Latest American Museum of Natural History Stories
Under the direction of Susan Perkins, Assistant Curator of Microbial Genomics, postdoctoral fellows Gregory Baillie, Sergios-Orestis Kolokotronis, and Eric Waltari sequenced the entire genetic code of 23 strains of the virus that cause St. Louis encephalitis, all from the genus Flavivirus.
NEW YORK Stunning images of Saturn and its moons will bring the ringed planet down to Earth for visitors at the American Museum of Natural History here starting Saturday. The new exhibition "Saturn: Images from the Cassini-Huygens Mission" offers just a sample of the more than 140,000 images beamed back to Earth across half a billion miles by NASA's Cassini spacecraft. Launched by NASA in 1997, Cassini became the first spacecraft to orbit Saturn in 2004.
A selection of the best images from Saturn, its rings and moons will appear in an exhibition opening on April 26 at the American Museum of Natural History in New York City .
Scientists are one step closer to understanding how new planets form, thanks to research funded by the National Science Foundation (NSF) and carried out by a team of astrophysicists at the American Museum of Natural History.
The discovery of a remarkably well-preserved fossil representing the most primitive bat species known to date demonstrates that the animals evolved the ability to fly before they could echolocate.
An 80-million-year-old dinosaur fossil unearthed in the Gobi Desert of Mongolia demonstrates that miniaturization, long thought to be a hallmark of bird origins and a necessary precursor of flight, occurred progressively in primitive dinosaurs.
When the results of its latest survey came back, officials at the American Museum of Natural History were hardly astonished. The survey was trying to find out how much people know about water. Turns out, not much.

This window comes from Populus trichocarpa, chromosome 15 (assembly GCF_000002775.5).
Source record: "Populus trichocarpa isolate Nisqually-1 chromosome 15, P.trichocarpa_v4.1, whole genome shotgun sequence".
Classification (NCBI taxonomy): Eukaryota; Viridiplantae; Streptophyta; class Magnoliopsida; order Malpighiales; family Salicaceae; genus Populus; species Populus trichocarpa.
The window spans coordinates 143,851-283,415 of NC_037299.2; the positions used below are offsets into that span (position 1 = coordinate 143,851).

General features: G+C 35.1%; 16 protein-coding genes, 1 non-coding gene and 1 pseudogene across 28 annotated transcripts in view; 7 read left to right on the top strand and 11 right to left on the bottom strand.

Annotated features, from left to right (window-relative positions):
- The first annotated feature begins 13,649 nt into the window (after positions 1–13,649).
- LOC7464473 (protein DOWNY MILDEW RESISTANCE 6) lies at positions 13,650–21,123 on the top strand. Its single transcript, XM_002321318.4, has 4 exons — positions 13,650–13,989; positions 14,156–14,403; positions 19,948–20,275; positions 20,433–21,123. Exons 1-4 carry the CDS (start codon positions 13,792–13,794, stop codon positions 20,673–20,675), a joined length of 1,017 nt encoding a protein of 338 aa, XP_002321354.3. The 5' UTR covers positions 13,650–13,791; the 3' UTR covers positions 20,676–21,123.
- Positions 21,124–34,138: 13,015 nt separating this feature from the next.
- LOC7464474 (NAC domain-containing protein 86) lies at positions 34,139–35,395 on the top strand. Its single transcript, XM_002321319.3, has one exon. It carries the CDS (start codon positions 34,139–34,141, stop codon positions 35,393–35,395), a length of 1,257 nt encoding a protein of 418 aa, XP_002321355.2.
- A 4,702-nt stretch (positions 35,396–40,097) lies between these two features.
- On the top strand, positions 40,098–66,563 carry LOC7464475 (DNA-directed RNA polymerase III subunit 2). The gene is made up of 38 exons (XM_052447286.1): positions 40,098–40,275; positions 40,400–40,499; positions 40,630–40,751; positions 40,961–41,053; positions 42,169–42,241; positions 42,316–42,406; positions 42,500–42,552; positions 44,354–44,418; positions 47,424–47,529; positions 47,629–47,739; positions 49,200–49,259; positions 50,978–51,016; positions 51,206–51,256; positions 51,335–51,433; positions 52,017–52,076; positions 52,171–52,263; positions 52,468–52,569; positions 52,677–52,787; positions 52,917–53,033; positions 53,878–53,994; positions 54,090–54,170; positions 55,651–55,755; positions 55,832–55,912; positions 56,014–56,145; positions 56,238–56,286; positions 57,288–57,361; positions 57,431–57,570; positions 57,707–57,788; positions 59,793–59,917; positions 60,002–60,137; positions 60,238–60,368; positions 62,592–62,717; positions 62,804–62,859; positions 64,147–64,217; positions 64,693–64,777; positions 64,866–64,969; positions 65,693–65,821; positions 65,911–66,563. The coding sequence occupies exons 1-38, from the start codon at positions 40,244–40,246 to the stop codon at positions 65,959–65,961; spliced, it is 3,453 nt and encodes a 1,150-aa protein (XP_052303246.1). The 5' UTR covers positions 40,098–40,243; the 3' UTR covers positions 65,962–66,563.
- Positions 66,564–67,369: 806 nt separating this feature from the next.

A meteorite believed to have come from an asteroid belt between Mars and Jupiter sold for $93,000 at an auction of rare space sculptures.
With this essay by Steven Soter, Astrobiology Magazine presents the first in our series of 'Gedanken', or thought, experiments - musings by noted scientists on scientific mysteries in a series of "what if" scenarios.
The bones? Waayyyy old. The discoveries, research and technology? Brand spanking, up-to-the-minute new. An exhibition opening this weekend at the American Museum of Natural History introduces viewers to the latest research being done on a perennial favorite subject - dinosaurs. "Dinosaurs: Ancient Fossils, New Discoveries" opens Saturday and runs through Jan. 8.
Edwin Harris Colbert (September 28, 1905 – November 15, 2001), known as “Ned” to his friends and colleagues, was a distinguished American Paleontologist. He helped popularize the study of dinosaurs through his prolific research, writings, and 40 years of work as a curator at the American Museum of Natural History in New York. Colbert was born in Clarinda, Iowa, but moved to Maryville, Missouri during infancy. Like many young children, and most of his predecessors and contemporaries,...
Barnum Brown (February 12, 1873 – February 5, 1963) was an American Paleontologist best known for his contributions to the American Museum of Natural History, and his discovery of the first documented Tyrannosaurus rex remains. Brown was known less as a published paleontologist and more often as an energetic excavator, perhaps the greatest fossil collector of all time. Barnum Brown was born in Carbondale, Kansas, and was named after P.T. Barnum – of traveling circus fame, but no...
- A serpent whose bite was fabled to produce intense thirst.